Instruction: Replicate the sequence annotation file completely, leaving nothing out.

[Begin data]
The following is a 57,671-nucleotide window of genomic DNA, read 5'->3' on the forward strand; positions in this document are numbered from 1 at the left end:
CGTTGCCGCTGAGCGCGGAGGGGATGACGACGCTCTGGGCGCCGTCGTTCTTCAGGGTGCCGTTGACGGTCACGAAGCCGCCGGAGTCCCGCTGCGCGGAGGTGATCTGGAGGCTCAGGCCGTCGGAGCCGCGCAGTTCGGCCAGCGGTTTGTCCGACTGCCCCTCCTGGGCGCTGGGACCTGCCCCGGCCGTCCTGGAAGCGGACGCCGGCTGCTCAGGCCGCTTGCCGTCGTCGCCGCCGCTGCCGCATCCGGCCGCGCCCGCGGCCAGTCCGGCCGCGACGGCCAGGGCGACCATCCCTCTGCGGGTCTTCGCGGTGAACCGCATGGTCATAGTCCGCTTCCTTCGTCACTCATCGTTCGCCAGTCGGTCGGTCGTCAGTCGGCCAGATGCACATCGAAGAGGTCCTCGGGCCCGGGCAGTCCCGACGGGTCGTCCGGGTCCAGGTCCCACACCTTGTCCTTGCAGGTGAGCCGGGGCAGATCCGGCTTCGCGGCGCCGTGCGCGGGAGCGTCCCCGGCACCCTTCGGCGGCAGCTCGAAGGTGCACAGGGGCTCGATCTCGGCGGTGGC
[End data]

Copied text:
The following is a 57,671-nucleotide window of genomic DNA, read 5'->3' on the forward strand; positions in this document are numbered from 1 at the left end:
CGTTGCCGCTGAGCGCGGAGGGGATGACGACGCTCTGGGCGCCGTCGTTCTTCAGGGTGCCGTTGACGGTCACGAAGCCGCCGGAGTCCCGCTGCGCGGAGGTGATCTGGAGGCTCAGGCCGTCGGAGCCGCGCAGTTCGGCCAGCGGTTTGTCCGACTGCCCCTCCTGGGCGCTGGGACCTGCCCCGGCCGTCCTGGAAGCGGACGCCGGCTGCTCAGGCCGCTTGCCGTCGTCGCCGCCGCTGCCGCATCCGGCCGCGCCCGCGGCCAGTCCGGCCGCGACGGCCAGGGCGACCATCCCTCTGCGGGTCTTCGCGGTGAACCGCATGGTCATAGTCCGCTTCCTTCGTCACTCATCGTTCGCCAGTCGGTCGGTCGTCAGTCGGCCAGATGCACATCGAAGAGGTCCTCGGGCCCGGGCAGTCCCGACGGGTCGTCCGGGTCCAGGTCCCACACCTTGTCCTTGCAGGTGAGCCGGGGCAGATCCGGCTTCGCGGCGCCGTGCGCGGGAGCGTCCCCGGCACCCTTCGGCGGCAGCTCGAAGGTGCACAGGGGCTCGATCTCGGCGGTGGC